In the only other discoverable mention by Duchamp of infra-thin, Denis de Rougement quotes him as saying that he picked on purpose the word thin, which is a word having human, affective connotations, and is not an exact laboratory measure. The sound or the music corduroy trousers make when one moves, pertains to infra-thin. “The void between the front and back of a thin sheet of paper . . . it is a category which has occupied me a great deal over the past ten years. I believe that by means of the infra-thin one can pass from the second to the third dimension.”

Duchamp is intellectually sexy. Bolaño’s elegant negligence? Ça c’est m’egal. Infrarealists/Infra-thin. To minimize distance between writing and the real.

Marcel Duchamp ushered art into the age of its mechanical reproduction (his replicas, his Boite-en-Valise). Original, aporetic, he invented repetition! Like Muybridge, then Marinetti, he stopped, showed, and slowed motion (3 Standard Stoppages, his Descending Nude, The Bride Stripped Bare—called “a delay in glass”) L.H.O.O.Q. detourned da Vinci decades before Guy Debord. Seminal emission anointing his Paysage Fautif (1946) went undetected until 1989, touching 10 years before Dash Snow ooked on the New York Post, and the piece itself predates Warhol’s Oxidation pee series by more than 30 years.

While in Buenos Aires, Duchamp completed just two other works besides his mail order Unhappy Readymade. Stéréoscopie a la Main, an assisted readymade was comprised of dual seascapes to which he added painted polygons. When inserted in a stereoscope these pyramids meet as one, floating on the waves. Between 11:59 AM and 12:01 PM clocks strike bare noon.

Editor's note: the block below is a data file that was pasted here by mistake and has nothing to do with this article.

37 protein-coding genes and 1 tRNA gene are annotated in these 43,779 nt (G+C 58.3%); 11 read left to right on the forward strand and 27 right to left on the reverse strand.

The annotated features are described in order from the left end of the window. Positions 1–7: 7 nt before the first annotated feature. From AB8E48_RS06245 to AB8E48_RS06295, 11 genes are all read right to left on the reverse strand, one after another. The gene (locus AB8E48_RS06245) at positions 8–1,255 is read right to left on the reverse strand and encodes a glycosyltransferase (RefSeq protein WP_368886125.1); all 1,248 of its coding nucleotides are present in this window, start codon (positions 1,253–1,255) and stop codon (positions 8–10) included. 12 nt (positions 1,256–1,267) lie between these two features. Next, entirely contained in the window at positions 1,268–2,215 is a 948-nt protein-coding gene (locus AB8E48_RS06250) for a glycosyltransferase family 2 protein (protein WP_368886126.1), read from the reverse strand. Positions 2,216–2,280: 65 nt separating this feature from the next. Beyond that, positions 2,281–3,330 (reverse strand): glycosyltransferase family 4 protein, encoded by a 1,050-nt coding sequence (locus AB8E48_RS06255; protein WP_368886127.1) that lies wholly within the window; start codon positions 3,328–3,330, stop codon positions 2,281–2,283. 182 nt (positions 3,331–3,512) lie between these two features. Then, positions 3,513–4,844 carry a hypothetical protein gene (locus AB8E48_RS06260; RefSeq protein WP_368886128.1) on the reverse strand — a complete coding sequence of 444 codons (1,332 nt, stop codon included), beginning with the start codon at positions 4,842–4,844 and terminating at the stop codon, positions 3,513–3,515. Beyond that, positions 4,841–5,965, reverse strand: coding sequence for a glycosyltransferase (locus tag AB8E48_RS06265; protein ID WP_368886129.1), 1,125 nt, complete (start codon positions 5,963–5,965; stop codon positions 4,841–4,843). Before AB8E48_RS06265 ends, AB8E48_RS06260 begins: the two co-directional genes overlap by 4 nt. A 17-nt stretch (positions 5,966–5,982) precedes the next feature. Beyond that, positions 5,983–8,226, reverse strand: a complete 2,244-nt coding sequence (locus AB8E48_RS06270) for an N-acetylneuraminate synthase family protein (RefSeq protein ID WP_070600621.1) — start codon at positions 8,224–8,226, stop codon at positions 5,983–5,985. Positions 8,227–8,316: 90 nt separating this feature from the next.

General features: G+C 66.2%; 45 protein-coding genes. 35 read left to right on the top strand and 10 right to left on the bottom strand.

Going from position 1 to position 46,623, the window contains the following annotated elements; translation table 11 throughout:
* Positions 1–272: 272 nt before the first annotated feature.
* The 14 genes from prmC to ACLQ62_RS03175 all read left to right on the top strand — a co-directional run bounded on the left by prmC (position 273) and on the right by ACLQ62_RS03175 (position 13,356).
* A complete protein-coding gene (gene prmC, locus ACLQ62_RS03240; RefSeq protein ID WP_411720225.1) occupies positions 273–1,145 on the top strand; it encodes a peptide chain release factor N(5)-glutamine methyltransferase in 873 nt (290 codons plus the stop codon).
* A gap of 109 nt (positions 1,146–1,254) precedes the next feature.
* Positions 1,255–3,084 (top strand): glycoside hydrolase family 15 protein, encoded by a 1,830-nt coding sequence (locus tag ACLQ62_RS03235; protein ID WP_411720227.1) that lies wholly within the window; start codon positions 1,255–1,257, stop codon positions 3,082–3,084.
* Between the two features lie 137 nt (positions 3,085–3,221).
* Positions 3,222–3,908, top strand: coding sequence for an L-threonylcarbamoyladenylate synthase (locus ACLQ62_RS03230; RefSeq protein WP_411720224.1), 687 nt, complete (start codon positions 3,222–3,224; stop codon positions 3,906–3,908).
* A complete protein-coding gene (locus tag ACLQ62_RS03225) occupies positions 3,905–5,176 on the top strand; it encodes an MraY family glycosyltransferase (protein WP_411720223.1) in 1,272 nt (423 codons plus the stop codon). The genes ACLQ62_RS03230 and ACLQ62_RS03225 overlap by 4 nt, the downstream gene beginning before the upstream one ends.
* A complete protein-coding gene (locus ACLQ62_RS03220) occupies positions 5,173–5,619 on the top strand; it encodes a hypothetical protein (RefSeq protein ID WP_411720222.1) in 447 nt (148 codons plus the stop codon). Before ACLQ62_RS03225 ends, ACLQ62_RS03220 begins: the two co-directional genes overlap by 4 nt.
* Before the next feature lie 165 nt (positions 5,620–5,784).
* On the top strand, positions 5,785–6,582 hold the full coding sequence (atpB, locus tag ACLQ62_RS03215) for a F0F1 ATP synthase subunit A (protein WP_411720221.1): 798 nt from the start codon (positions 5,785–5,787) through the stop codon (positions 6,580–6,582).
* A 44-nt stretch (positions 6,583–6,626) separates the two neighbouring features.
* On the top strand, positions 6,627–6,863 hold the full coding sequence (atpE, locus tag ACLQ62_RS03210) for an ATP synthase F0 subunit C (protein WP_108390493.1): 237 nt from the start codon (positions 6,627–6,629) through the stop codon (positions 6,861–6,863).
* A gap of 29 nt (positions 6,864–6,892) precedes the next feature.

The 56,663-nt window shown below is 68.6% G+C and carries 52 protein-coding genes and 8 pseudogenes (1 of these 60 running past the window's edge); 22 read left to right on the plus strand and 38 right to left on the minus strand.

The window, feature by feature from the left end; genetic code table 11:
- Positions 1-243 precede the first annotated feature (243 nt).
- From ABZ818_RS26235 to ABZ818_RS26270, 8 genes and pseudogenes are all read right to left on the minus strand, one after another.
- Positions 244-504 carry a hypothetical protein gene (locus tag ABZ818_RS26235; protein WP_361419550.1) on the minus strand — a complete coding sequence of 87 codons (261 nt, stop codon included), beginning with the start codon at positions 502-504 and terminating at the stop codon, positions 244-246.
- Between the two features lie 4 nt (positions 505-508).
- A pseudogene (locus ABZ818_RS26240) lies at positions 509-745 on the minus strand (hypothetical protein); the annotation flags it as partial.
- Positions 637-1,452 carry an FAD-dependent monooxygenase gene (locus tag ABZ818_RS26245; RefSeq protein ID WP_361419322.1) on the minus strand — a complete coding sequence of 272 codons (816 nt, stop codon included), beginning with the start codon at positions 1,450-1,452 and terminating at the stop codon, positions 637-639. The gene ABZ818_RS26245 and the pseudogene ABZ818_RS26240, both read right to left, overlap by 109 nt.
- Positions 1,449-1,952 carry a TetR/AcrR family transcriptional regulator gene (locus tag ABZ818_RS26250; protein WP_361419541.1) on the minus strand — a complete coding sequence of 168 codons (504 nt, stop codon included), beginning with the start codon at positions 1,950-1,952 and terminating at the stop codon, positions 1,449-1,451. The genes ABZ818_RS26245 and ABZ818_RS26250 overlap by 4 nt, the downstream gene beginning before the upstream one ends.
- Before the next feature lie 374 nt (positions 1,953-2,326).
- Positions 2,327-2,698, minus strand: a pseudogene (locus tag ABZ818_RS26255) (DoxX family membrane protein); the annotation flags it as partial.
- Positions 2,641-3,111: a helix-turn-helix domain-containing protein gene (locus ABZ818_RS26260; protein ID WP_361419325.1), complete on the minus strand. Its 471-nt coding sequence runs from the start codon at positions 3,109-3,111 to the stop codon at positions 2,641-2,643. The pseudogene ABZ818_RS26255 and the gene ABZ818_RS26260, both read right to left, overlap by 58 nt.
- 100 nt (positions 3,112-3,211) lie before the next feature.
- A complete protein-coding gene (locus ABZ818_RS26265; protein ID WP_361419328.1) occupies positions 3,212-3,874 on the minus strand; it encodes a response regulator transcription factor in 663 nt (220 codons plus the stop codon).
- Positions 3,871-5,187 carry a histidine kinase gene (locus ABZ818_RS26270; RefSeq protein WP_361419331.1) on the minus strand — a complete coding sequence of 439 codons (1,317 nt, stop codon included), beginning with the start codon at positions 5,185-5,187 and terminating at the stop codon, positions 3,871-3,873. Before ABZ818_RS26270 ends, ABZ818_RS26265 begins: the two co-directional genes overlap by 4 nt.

The more elaborate piece was his To Be Looked at (from the Other Side of the Glass) with One Eye, Close to, for Almost an Hour: a free-standing glass eye chart, 20˝× 16˝, incorporating actual optical lenses, rods, and cones. Though an independent work, this served too as a study for the Oculist Witnesses sector of the Large Glass.

In such theaters devoted to intimacy, innocence regains an excuse for production without fear.

Carrying his assault on retinal painting through reversion to revenge (it is not an instance of the opposite of the same), the operative term in both artworks would be “close.” Two separate images virtually fused, without the intervening “thickness” of reality.      

Back in Cubist Paris four dimensions thronged the air. If a three-dimensional object casts a two-dimensional shadow, could our three-dimensional world be a projection of the fourth? Clearly Duchamp felt the Large Glass (The Bride Stripped Bare by Her Bachelors, Even) to be infra-thin: the slimmest conceivable interval, scrim, screen, borderline or door between the third dimension and the fourth.

“No! No one can view my face! Hideously disfigured by a terrible accident I was brought up in the sewers of Paris where I learned to play the accordion. Honk! Squawk! Bleat! My genius went unappreciated. Now, tucked away in my hidden fastness, I rule the wastes of Juarez, periodically emerging to fight in corrugated tin sheds for almost no money. Did you think for one minute I would not be drunk enough to spend three bucks for some stupid rubber mask at yet another Mexican wrestling match? Hah! I am Checkmate! I am the Eight Ball! And you, señor, are finished!”

Contributor

Geoffrey Cruickshank-Hagenbuckle

Geoffrey Cruickshank-Hagenbuckle is an American poet and art critic. He lives in Paris and New York City.